Article Library / Policy Papers

Raising Jewish Children: Research and Indications for Intervention

College and graduate and professional schools led to acculturation for many American Jews during the first half of the twentieth century, and high levels of education and occupational achievement sometimes meant outright assimilation. However, for twenty-five years the opposite is true: highly educated Jews are more, not less, Jewishly involved, yet college still has the inaccurate reputation for diminishing Jewish observance and involvement, because for all young Americans–not just Jews–experience temporary decline in religious observance during college. However, the National Longitudinal Study of Adolescent Health from 1994-1995 and 2001-2002 argues that higher education does not cause a decline in religious beliefs but, rather, emerging adults in college reduce their religious practice. Other studies find transformations, rather than decline, in interest in spiritual matters among college students.28 Of the ethnic and religious groups in the study, Black Protestants, Catholics, and Jews were the least affected by the transitions of early adulthood in their religious affiliation and the importance of their religious beliefs in their lives, and they “drop out of their religion at the lowest frequency.” The researchers also found that, “Black Protestant and Jewish respondents have higher odds than mainline Protestants of maintaining their religious salience in early adulthood.”

Judaic Studies departments, or at least programs and classes, in most major universities have also changed the college experience for many, making college into a location where students can encounter the Jewish intellectual and cultural heritage on a very different level than most experienced in their home communities. A Brandeis study described by Amy Sales and Len Saxe showed that 45% of the students at the colleges and universities in the study ―had taken at least one Jewish studies course by the time they were seniors.” The likelihood of taking a Jewish studies course was strongly increased by previous exposure to Jewish education–―the stronger a student‘s Jewish upbringing, the more likely s/he is to take a Jewish studies course.” However–and we emphasize this because it is critically important–“a fourth of those who were raised in non-Jewish or mixed households, of those who had minimal Jewish education growing up, and of those who consider themselves secular Jews find their way into [Jewish Studies] courses.” Sales and Saxe suggest Jewish Studies courses are perceived as a “safe environment for self-exploration” due to their academic nature. Their “bottom line” is that “those who take Jewish studies courses have significantly higher levels of Judaic knowledge; they place significantly higher weight on Jewish values; and they report a significantly greater connection to the Jewish people, a greater pride in being Jewish, and a greater importance of Judaism in their lives.”29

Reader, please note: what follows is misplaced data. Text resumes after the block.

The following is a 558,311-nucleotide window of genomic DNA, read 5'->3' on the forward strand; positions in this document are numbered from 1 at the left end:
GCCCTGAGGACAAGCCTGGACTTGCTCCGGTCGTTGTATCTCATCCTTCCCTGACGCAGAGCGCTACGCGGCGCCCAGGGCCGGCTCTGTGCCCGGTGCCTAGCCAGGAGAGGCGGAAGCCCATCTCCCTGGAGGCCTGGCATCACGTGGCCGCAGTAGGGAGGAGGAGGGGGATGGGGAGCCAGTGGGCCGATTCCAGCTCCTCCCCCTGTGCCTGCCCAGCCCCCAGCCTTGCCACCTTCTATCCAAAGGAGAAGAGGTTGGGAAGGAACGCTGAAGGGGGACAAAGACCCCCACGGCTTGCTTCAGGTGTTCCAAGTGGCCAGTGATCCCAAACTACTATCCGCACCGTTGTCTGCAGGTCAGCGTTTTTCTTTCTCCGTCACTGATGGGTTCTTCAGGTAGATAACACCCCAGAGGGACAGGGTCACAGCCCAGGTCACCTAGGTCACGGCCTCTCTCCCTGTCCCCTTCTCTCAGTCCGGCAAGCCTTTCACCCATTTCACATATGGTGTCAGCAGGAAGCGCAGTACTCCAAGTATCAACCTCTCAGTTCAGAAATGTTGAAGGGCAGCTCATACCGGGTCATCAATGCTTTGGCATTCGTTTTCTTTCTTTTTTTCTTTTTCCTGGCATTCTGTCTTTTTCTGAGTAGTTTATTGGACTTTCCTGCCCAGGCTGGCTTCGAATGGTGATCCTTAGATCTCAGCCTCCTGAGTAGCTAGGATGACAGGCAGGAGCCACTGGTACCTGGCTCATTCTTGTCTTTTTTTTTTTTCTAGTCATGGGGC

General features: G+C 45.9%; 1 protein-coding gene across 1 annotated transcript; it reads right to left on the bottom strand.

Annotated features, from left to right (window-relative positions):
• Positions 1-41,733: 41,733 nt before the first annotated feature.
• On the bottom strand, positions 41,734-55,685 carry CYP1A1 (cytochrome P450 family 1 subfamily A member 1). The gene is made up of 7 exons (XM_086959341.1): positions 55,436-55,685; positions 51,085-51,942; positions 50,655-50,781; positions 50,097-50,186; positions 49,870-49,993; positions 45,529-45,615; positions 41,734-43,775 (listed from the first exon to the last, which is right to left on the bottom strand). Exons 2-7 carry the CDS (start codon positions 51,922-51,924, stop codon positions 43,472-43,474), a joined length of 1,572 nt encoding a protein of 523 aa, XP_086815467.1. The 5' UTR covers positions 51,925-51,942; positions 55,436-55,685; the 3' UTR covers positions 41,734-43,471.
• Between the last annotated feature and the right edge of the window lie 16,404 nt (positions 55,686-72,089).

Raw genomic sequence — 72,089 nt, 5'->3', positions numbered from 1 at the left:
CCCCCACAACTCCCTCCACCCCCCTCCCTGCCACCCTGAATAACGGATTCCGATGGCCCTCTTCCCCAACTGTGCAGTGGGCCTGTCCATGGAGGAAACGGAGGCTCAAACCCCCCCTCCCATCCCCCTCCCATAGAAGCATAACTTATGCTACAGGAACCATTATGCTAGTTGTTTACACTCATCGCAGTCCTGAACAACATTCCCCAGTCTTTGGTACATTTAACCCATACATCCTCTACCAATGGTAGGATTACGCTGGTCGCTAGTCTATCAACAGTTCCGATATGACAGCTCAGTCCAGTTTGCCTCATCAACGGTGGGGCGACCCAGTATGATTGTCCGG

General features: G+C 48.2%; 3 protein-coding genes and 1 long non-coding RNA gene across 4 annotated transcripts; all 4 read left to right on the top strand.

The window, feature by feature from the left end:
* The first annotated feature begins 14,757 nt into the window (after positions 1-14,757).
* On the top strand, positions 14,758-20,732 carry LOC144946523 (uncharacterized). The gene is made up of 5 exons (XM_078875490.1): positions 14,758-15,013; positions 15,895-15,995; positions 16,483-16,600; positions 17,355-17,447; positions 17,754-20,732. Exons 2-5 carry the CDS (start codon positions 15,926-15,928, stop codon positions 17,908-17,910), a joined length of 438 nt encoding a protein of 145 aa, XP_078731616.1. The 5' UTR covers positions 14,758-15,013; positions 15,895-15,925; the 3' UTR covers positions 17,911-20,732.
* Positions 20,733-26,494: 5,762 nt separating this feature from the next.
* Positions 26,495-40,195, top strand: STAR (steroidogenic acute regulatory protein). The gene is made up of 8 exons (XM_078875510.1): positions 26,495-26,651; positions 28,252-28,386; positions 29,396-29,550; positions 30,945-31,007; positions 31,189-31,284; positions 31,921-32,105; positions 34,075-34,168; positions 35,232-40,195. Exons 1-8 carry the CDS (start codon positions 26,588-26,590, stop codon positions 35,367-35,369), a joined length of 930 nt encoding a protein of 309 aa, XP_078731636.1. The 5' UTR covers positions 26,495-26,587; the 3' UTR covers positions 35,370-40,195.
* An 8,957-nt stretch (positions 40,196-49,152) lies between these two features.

Of course, the Israel trip phenomenon has profoundly changed the equation between secular America and Jewish peoplehood during the college years. Birthright Israel, launched in 2000 with 9,500 participants, in its first decade (through 2010) brought 250,000 young Jews from 54 countries to Israel in a ten day, subsidized program. Evaluations and research papers published by Brandeis University scholars Len Saxe, Ted Sasson, and others vividly demonstrate the powerful and lasting positive impact of Birthright Israel trips on participants. Mostly notably, about three quarters of Birthright Israel participants marry Jewish spouses, compared to fewer than half of non-participants. Feelings of kinship with other Jews, Jewish peoplehood, and concern about Israel are also measurably strengthened.30 How this process works is explained by Shaul Kelner in Tours That Bind. American Jewish policy planners and educators look to Israel trips to “strengthen Jewish identity”–but, unlike their Israeli counterparts, they aim for a “specifically diasporic” identity, rather than the centrality of Israel to American Jewishness. Thus, while Israeli sponsors may hope participants will be “better” Zionists, their American planners and supporters hope they will be “better” Jews and even better Americans.31